Viewpoints

The growth of urban sustainability

By Matthew Lynch

How can cities leaders and businesses work more effectively together to make existing and future cities sustainable? What are the best, most efficient ways to meet the infrastructure needs of growing areas while upgrading the services to existing urban centers? What barriers, perceived and real, prevent city authorities from working with business in this critically important area? These are just three of the key questions we set out to explore when we started the Urban Infrastructure Initiative (UII) back in 2010.

It’s been a fascinating journey of discovery – and a pioneering one too. No other organization has attempted to leverage the combined expertise and experience of 14, diverse multi-national companies to help solve the formidable and often quite specific sustainable development challenges faced by cities.

For example, in the U.S. we worked with Philadelphia. Under the leadership of Mayor Michael Nutter, Philadelphia has become a national urban sustainability leader. Mayor Nutter has set the bold objective of making Philadelphia “the greenest city in America.” To make progress towards this vision, the city has developed Greenworks Philadelphia, an ambitious and comprehensive urban sustainability action plan to achieve 15 measurable targets by 2015. The WBCSD UII team identified a portfolio of potential solutions to further drive efficiencies, synergies and transformational outcomes in addition to the substantial progress the city has already made under Greenworks. You can see perspectives of the mayor and others on this innovative engagement in this short video.

As highlighted in this Philadelphia collaboration, by engaging in a frank and open dialogue with city leaders and their own specialist internal teams, the multi-sector UII were able to deliver solutions reports tailored to each city’s special needs and circumstances. In each case these contained actionable, ‘vendor-neutral’, holistic and integrated recommendations – all based on international best practice.

It’s still early days, but the cities involved are already acting on their UII reports, all of which are public documents anyone can view. Each contains too many recommendations to list here, so here are just three examples:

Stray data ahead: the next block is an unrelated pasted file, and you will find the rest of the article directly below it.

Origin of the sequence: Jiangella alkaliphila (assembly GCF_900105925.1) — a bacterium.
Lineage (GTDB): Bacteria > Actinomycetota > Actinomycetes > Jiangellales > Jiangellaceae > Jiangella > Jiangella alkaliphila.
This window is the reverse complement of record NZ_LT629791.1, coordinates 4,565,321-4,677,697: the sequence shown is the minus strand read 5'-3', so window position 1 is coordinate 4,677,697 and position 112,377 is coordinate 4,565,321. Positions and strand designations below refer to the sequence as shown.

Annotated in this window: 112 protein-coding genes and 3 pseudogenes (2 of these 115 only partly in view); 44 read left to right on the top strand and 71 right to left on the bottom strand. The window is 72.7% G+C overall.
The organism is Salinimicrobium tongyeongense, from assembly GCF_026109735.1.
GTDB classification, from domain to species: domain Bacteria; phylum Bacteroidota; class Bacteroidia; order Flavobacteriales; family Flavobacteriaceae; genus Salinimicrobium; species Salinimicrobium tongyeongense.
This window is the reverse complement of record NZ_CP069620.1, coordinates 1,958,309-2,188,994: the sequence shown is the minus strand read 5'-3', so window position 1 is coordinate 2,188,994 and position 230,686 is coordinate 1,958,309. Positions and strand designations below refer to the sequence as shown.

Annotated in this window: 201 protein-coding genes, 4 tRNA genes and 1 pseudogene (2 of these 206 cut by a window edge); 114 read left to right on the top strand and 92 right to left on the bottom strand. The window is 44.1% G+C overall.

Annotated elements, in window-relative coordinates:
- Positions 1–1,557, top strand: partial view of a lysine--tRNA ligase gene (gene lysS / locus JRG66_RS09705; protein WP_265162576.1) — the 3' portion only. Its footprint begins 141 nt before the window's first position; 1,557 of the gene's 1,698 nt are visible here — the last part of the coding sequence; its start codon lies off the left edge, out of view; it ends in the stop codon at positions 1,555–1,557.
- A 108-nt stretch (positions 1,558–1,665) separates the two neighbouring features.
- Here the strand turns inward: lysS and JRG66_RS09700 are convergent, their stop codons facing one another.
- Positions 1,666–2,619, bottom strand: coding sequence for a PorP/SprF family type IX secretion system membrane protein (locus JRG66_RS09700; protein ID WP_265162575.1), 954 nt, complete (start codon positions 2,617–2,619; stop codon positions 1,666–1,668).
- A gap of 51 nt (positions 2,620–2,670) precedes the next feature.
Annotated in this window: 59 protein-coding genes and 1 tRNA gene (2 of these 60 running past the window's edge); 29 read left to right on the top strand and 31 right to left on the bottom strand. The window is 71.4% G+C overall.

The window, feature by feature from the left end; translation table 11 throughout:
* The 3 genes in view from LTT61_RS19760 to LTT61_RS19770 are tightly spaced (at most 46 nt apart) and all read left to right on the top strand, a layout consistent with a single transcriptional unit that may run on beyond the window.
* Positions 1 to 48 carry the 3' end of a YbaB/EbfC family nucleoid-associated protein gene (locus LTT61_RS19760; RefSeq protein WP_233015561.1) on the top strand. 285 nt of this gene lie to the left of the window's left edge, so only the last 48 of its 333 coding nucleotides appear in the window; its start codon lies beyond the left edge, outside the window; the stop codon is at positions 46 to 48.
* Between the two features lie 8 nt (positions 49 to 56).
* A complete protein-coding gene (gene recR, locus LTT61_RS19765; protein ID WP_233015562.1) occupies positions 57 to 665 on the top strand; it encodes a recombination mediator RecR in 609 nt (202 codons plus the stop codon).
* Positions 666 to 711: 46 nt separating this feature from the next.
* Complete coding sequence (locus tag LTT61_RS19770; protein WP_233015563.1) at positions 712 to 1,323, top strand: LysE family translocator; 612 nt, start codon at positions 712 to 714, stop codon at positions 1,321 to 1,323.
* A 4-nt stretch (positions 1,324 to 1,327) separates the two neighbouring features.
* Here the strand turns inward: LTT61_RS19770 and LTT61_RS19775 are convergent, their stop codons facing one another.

• Yixing (China) is fast-tracking a detailed feasibility study for establishing a city-wide green transport network.
  • Tilburg (The Netherlands) has adopted the UII city-business dialogue model as part of its sustainable planning process.
  • Philadelphia is taking forward lessons and private sector best practices to enhance the operational and environmental efficiency of its 6000-strong vehicle fleet.

Our work shows every city has its own issues and priorities but also many common factors too: all must meet rising expectations for acceptable standards of service provision for water, housing, transport, health, education, food supply, sanitation and energy. They must do this in the context of rapid population growth and urbanisation: by 2050, the world’s is likely to add another 3 billion city dwellers. This is an unprecedented demographic ‘mega-trend’ and we must face it alongside another one: the end of the resource abundance era and the beginning of resource scarcity, with uncertain supply security.

These points were driven home on April 7 when the WBCSD presented the UII final report simultaneously at the ICLEI Global Town Hall in Hannover, Germany and the UN Habitat’s World Urban Forum in Medellin, Colombia. In this over-arching final report we make numerous recommendations for city and business leaders, plus NGOs and professional associations too. For example, cities must engage with business much earlier in the strategy and planning development process or risk missing out on crucial and valuable input. Improved cross-departmental coordination is also required in this respect. Businesses must embrace new ways of working. This entails broad-based problem solving and freely sharing knowledge and expertise. They must also work constructively with non-conventional partners and other companies – even competitors.

Viewed from a global perspective, the way of working pioneered by UII presents an enormous ‘win-win’ opportunity to drive rapid transformation towards sustainable development. Cities will win by getting practical, cost-effective solutions to better realize their sustainability aspirations. Leading businesses will win by unlocking markets for the innovative products and services so essential to deliver this transformation, forming the foundation for a vibrant urban green economy. And citizens will benefit through improved services and quality of life. 

City leaders, organizations like ICLEI and the independent Assurance Group overseeing UII tell us the project has already made an important contribution to realising this global opportunity. The next step is to take what’s been learned and consider how to best we can scale it, as well as share it. Anyone interested in sustainable cities can read the individual city reports available on the UII website. Those interested in following our work can follow the WBCSD Sustainable Cities blog.

Matthew Lynch is project director of the Urban Infrastructure Initiative at the World Business Council for Sustainable Development based in Geneva. He has also worked as an adviser to an NGO in Afghanistan, with an intergovernmental environment organization for South Asia (SACEP) headquartered in Colombo, and for the London based NGO Engineers Against Poverty. He has a Masters Degree in Environmental Technology majoring in Environmental Economics and Policy from Imperial College, London, and a Postgraduate Certificate in Sustainable Business from the University of Cambridge Programme for Sustainability Leadership.

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